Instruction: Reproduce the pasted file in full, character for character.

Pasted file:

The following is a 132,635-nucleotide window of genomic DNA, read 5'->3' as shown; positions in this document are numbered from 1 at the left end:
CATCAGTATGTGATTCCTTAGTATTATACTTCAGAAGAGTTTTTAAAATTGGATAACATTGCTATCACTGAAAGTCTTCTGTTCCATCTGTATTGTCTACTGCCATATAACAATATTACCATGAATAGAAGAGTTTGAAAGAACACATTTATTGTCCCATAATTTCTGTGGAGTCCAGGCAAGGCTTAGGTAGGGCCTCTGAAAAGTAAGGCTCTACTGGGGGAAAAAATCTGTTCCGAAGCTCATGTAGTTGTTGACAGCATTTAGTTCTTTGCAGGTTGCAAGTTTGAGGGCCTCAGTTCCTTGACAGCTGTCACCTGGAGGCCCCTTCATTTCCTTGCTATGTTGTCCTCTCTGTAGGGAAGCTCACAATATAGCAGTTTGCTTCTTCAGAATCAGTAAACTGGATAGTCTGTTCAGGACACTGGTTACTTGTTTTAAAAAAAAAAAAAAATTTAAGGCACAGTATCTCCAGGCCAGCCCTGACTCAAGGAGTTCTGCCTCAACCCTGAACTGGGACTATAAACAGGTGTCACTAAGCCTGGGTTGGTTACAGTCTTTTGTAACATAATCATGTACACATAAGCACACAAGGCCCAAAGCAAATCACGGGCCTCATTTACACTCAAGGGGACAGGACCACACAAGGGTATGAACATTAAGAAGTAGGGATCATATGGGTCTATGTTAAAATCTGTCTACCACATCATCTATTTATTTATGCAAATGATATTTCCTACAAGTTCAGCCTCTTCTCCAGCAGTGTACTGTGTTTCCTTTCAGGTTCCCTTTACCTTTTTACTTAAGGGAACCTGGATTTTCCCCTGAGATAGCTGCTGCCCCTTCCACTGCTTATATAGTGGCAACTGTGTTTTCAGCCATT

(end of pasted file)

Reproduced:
The following is a 132,635-nucleotide window of genomic DNA, read 5'->3' as shown; positions in this document are numbered from 1 at the left end:
CATCAGTATGTGATTCCTTAGTATTATACTTCAGAAGAGTTTTTAAAATTGGATAACATTGCTATCACTGAAAGTCTTCTGTTCCATCTGTATTGTCTACTGCCATATAACAATATTACCATGAATAGAAGAGTTTGAAAGAACACATTTATTGTCCCATAATTTCTGTGGAGTCCAGGCAAGGCTTAGGTAGGGCCTCTGAAAAGTAAGGCTCTACTGGGGGAAAAAATCTGTTCCGAAGCTCATGTAGTTGTTGACAGCATTTAGTTCTTTGCAGGTTGCAAGTTTGAGGGCCTCAGTTCCTTGACAGCTGTCACCTGGAGGCCCCTTCATTTCCTTGCTATGTTGTCCTCTCTGTAGGGAAGCTCACAATATAGCAGTTTGCTTCTTCAGAATCAGTAAACTGGATAGTCTGTTCAGGACACTGGTTACTTGTTTTAAAAAAAAAAAAAAATTTAAGGCACAGTATCTCCAGGCCAGCCCTGACTCAAGGAGTTCTGCCTCAACCCTGAACTGGGACTATAAACAGGTGTCACTAAGCCTGGGTTGGTTACAGTCTTTTGTAACATAATCATGTACACATAAGCACACAAGGCCCAAAGCAAATCACGGGCCTCATTTACACTCAAGGGGACAGGACCACACAAGGGTATGAACATTAAGAAGTAGGGATCATATGGGTCTATGTTAAAATCTGTCTACCACATCATCTATTTATTTATGCAAATGATATTTCCTACAAGTTCAGCCTCTTCTCCAGCAGTGTACTGTGTTTCCTTTCAGGTTCCCTTTACCTTTTTACTTAAGGGAACCTGGATTTTCCCCTGAGATAGCTGCTGCCCCTTCCACTGCTTATATAGTGGCAACTGTGTTTTCAGCCATT